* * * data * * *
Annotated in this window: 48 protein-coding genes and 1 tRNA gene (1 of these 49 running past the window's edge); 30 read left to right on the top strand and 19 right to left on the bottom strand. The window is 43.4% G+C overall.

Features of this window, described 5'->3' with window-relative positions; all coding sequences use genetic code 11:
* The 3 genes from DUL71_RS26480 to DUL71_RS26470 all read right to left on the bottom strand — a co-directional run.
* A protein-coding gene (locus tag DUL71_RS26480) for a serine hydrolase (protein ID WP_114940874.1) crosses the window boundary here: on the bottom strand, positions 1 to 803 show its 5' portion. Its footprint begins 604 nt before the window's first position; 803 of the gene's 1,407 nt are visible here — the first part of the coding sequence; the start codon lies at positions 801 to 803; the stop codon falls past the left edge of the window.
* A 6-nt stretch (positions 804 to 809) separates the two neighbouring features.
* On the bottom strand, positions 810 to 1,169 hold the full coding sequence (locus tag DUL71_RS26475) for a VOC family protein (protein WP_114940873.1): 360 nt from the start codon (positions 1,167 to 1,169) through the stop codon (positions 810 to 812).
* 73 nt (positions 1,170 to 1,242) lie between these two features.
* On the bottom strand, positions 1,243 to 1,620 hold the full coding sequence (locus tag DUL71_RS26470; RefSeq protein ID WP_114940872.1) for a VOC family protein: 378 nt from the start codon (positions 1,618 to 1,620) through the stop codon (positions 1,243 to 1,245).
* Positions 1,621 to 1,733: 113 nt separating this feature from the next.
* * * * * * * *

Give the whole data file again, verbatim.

Annotated in this window: 48 protein-coding genes and 1 tRNA gene (1 of these 49 running past the window's edge); 30 read left to right on the top strand and 19 right to left on the bottom strand. The window is 43.4% G+C overall.

Features of this window, described 5'->3' with window-relative positions; all coding sequences use genetic code 11:
* The 3 genes from DUL71_RS26480 to DUL71_RS26470 all read right to left on the bottom strand — a co-directional run.
* A protein-coding gene (locus tag DUL71_RS26480) for a serine hydrolase (protein ID WP_114940874.1) crosses the window boundary here: on the bottom strand, positions 1 to 803 show its 5' portion. Its footprint begins 604 nt before the window's first position; 803 of the gene's 1,407 nt are visible here — the first part of the coding sequence; the start codon lies at positions 801 to 803; the stop codon falls past the left edge of the window.
* A 6-nt stretch (positions 804 to 809) separates the two neighbouring features.
* On the bottom strand, positions 810 to 1,169 hold the full coding sequence (locus tag DUL71_RS26475) for a VOC family protein (protein WP_114940873.1): 360 nt from the start codon (positions 1,167 to 1,169) through the stop codon (positions 810 to 812).
* 73 nt (positions 1,170 to 1,242) lie between these two features.
* On the bottom strand, positions 1,243 to 1,620 hold the full coding sequence (locus tag DUL71_RS26470; RefSeq protein ID WP_114940872.1) for a VOC family protein: 378 nt from the start codon (positions 1,618 to 1,620) through the stop codon (positions 1,243 to 1,245).
* Positions 1,621 to 1,733: 113 nt separating this feature from the next.